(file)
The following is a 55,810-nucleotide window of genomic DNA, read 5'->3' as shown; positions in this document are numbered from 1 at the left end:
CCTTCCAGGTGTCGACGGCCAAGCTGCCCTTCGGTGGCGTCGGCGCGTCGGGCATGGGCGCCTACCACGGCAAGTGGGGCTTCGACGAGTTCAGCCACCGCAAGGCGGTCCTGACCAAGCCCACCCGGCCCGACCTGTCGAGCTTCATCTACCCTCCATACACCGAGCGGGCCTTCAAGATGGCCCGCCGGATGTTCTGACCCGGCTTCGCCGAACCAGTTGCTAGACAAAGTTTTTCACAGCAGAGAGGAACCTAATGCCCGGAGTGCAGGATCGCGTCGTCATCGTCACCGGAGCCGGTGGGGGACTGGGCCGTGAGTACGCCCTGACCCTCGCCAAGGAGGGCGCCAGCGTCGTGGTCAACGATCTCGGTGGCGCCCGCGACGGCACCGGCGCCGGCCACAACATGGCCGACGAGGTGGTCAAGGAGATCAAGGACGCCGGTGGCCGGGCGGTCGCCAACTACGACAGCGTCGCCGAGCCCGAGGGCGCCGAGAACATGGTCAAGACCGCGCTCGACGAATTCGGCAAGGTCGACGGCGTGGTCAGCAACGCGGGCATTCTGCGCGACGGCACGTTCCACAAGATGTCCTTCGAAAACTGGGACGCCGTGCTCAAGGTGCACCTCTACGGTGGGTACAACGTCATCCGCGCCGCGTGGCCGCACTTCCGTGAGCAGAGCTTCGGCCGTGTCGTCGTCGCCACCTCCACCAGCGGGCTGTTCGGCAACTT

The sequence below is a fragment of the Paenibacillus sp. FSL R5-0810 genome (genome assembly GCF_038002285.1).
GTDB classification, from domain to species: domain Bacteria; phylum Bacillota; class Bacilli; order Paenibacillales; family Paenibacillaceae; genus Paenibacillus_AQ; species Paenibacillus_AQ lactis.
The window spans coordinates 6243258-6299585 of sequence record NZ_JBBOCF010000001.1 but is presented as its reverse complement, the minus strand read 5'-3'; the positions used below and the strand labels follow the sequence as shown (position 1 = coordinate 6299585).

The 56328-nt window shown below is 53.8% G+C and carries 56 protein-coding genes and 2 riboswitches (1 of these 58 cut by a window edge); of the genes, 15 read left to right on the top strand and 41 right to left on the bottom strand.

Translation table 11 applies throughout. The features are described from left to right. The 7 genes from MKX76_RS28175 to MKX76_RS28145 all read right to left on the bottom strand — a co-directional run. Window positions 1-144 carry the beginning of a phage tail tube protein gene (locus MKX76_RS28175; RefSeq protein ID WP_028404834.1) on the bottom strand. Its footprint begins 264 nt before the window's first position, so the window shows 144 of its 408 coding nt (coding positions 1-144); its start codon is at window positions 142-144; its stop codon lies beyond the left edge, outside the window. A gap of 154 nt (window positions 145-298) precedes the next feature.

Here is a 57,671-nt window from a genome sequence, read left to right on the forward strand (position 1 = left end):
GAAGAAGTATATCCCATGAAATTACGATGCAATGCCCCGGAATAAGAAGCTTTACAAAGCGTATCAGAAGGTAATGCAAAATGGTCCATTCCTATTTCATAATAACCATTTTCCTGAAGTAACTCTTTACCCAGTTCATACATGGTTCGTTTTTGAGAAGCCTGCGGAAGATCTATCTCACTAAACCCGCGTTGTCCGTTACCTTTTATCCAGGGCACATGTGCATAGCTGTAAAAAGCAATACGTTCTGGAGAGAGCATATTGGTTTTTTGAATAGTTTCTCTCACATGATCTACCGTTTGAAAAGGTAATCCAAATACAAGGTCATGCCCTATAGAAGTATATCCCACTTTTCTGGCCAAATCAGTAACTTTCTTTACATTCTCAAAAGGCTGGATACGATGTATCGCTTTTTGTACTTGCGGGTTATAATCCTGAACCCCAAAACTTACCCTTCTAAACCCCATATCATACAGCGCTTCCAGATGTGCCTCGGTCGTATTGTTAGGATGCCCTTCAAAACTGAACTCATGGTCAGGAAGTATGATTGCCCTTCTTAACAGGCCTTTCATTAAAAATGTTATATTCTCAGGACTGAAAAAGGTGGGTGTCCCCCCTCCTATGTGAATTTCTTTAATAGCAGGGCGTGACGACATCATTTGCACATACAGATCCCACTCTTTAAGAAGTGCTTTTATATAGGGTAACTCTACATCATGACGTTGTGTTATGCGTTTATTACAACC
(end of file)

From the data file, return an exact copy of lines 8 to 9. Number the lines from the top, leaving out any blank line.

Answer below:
Here is a 57,671-nt window from a genome sequence, read left to right on the forward strand (position 1 = left end):
GAAGAAGTATATCCCATGAAATTACGATGCAATGCCCCGGAATAAGAAGCTTTACAAAGCGTATCAGAAGGTAATGCAAAATGGTCCATTCCTATTTCATAATAACCATTTTCCTGAAGTAACTCTTTACCCAGTTCATACATGGTTCGTTTTTGAGAAGCCTGCGGAAGATCTATCTCACTAAACCCGCGTTGTCCGTTACCTTTTATCCAGGGCACATGTGCATAGCTGTAAAAAGCAATACGTTCTGGAGAGAGCATATTGGTTTTTTGAATAGTTTCTCTCACATGATCTACCGTTTGAAAAGGTAATCCAAATACAAGGTCATGCCCTATAGAAGTATATCCCACTTTTCTGGCCAAATCAGTAACTTTCTTTACATTCTCAAAAGGCTGGATACGATGTATCGCTTTTTGTACTTGCGGGTTATAATCCTGAACCCCAAAACTTACCCTTCTAAACCCCATATCATACAGCGCTTCCAGATGTGCCTCGGTCGTATTGTTAGGATGCCCTTCAAAACTGAACTCATGGTCAGGAAGTATGATTGCCCTTCTTAACAGGCCTTTCATTAAAAATGTTATATTCTCAGGACTGAAAAAGGTGGGTGTCCCCCCTCCTATGTGAATTTCTTTAATAGCAGGGCGTGACGACATCATTTGCACATACAGATCCCACTCTTTAAGAAGTGCTTTTATATAGGGTAACTCTACATCATGACGTTGTGTTATGCGTTTATTACAACC